The Neals partner in tournaments and for most of their weekly games. Today, they’re playing with other partners at the Thursday game—one of three weekly games they frequent.
Each table moves through the bidding auction in complete silence, like a well-orchestrated dance. After the opening bid is placed on the table, turns move clockwise and players continue to bid until there are three passes showing. The highest bid has won the contract. Now, it’s up to that player to take all the tricks they’ve promised. The partner of the player who won the contract moves into the role of dummy, a silent partner who can’t so much as touch cards without being directed. The opposing team plays defensively, using their skill and strategy to keep the other team from making their contract.
Playing the hand requires extreme concentration and recall.
“It’s mathematical,” Sue Kimball said. At 93, Kimball holds more ACBL masterpoints than anyone in Fayetteville. She first fell in love with the game when she was in college.
“I didn’t know how to play back then, but I sure thought I did,” Kimball said. “You have to establish what you can make on your hand, so you have to count cards. You also have to know what cards have been played and what cards are still out and in which suits.”
It’s that level of cognitive activity that has caught the eye of scientists. Many studies, such as the 2003 Albert Einstein College of Medicine aging study, have linked bridge with an increase of gray matter in the hippocampus of the brain, the area responsible for memory.
Kimball plays to keep her mind sharp—and it’s definitely working. As she pulls out the ACBL handbook and recites rules to the other players, it’s clear that she has a knack for recall that people half her age would envy.
“You have to be intelligent to play, so it’s a great way to meet pleasant, intelligent people,” Kimball said. Bridge is a civilized game, and the ACBL maintains a zero tolerance policy for rude and unruly behavior.
“If someone isn’t pleasant, I call the director over and tattle,” Kimball confided.
With only seven minutes of play per board, there’s no time for disruptions. Players quietly move through each board, pulling out cards then bidding, declaring and defending their hands.
Getting in the Game
At age 30, Wesley Branch runs the Tuesday afternoon bridge game at the Fayetteville Senior Citizens Center on Blue Street. He took lessons with his mother, Francis Branch, in 2003, and they’ve been playing ever since.
“It’s not an intimidating game,” Wesley said. “You play the hand you get. It’s a lot like life.”
They play duplicate bridge at Blue Street, but the game isn’t sanctioned. As players arrive, they drop off their potluck offerings at the buffet table before joining in on the conversations. They’re here to play, but not for the points.
“There are a handful of really good players here, but for a lot of our players this is a time to get out, be around other people,” club co-president Jim Lockarney said. Lockarney joined the group in 2003. He’s played hearts and poker, but knew nothing about bridge. “I had a card sense but didn’t know the rules. It keeps your memory sharp. You can’t play bridge unless you can remember things.”
Blue Street takes the zero-tolerance policy to the next level, accepting everyone who walks through the doors. They steer first-timers toward lessons, but mostly so players won’t be entirely lost starting out.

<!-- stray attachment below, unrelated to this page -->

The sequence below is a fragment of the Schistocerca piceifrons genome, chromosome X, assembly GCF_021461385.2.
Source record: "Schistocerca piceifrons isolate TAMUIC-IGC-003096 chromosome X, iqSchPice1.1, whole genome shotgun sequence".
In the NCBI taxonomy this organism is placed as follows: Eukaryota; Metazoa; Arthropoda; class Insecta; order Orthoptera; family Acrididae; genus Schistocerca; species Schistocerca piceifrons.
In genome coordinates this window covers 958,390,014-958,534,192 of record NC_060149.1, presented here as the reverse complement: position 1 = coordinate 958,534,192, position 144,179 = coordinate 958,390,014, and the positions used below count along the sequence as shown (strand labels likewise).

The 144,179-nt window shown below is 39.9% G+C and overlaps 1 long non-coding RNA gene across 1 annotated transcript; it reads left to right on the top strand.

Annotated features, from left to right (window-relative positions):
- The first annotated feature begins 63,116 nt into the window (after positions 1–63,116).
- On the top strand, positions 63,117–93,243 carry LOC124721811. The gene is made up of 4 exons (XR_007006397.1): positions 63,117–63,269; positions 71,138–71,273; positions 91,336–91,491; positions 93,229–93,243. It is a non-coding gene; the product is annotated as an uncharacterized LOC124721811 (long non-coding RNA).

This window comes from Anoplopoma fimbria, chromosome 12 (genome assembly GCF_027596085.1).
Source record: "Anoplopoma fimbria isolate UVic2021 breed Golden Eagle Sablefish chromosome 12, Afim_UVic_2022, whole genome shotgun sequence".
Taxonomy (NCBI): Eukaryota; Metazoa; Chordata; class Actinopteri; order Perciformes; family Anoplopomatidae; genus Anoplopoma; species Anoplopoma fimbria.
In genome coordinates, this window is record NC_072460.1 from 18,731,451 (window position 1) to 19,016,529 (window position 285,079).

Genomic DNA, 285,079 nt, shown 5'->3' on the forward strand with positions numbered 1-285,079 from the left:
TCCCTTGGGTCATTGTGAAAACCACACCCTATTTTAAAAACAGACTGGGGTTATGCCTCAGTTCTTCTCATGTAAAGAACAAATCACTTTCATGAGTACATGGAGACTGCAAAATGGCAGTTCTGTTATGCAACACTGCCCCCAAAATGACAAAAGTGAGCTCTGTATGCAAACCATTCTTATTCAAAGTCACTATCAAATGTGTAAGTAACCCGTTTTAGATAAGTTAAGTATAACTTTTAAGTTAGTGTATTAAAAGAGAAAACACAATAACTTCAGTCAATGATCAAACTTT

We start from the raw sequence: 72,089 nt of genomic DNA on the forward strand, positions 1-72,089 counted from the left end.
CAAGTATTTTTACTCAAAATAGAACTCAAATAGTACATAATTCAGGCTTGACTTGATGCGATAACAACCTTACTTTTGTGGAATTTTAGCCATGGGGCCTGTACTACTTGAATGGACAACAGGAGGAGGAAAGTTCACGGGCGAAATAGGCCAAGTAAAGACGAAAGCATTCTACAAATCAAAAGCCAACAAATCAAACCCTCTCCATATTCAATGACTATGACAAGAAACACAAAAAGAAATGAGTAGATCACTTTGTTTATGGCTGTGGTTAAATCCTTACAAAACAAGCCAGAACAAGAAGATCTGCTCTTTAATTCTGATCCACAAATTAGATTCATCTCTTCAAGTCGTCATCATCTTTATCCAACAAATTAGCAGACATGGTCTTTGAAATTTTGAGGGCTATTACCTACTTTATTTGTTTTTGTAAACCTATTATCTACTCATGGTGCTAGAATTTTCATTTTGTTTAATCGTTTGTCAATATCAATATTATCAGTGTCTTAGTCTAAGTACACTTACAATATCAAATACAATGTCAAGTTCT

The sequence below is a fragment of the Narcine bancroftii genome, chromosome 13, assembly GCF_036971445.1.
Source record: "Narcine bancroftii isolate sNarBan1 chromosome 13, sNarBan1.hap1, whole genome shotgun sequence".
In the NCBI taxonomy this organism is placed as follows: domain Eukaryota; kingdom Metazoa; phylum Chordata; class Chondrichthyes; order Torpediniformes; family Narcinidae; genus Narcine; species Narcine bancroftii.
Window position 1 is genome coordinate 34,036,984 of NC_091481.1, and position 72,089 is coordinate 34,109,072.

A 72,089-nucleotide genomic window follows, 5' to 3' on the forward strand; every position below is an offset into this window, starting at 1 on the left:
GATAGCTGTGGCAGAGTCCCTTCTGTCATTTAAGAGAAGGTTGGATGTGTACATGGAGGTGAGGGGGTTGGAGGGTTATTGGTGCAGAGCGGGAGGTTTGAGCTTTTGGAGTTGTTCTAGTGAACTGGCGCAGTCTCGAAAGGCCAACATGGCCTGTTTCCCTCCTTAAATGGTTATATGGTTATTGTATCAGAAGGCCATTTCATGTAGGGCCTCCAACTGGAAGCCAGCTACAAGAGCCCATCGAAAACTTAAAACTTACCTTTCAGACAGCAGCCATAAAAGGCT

“We’ve had several players whose family members and doctors had recommended they learn to play bridge to help with a mental condition,” Francis said. “When I first started playing, I didn’t realize how much my mind wanders. With bridge, I had to train myself to stay focused, and not just with my own cards. It’s balancing your bid, your partner’s bidding, the opponents bidding and everything that happens during play.”
Wesley learned by reading the bridge column in the newspaper and studying peoples’ hands. The possibilities of play are fascinating to a math and science-oriented brain—probably the attraction for Warren Buffet, who has been widely quoted to say he wouldn’t mind doing jail time as long as his cellmates were decent bridge players. There are precise statistics for calculating the possible hand combinations. In round numbers, it’s around 600 billion, give or take.
The Blue Street group keeps paper scores and then Wesley takes them home to tally them up. When he makes his calls on Sunday, he lets each player know how they ranked the week prior.
“When there’s a problem, I try to come up with a solution that’s best for all involved,” Wesley says. He makes weekly calls to all of the players and matches them up with partners for the week. In addition to playing bridge, the group looks out for one another, organizing in-home visits to those who can’t get out for medical reasons.
“As we get older, we need to exercise our brains. Bridge, crossword puzzles—these things help us,” Lockarney said.
As scientists, doctors and the ACBL know, it’s never too early to start safeguarding the brain against the onset of aging. For younger generations, bridge can increase performance now and eventually defend against disease. And, as Bill Gates has pointed out in several interviews, learning the game at a young age means more time to enjoy playing. Lockarney and the Blue Street group consider themselves fortunate to have a young member running their game.
“We’re so lucky to have Wesley. He’s 30 and telling people in their 70s and 80s what they can and can’t do. He handles us very well,” Lockarney said. “We simply wouldn’t have a club without him.”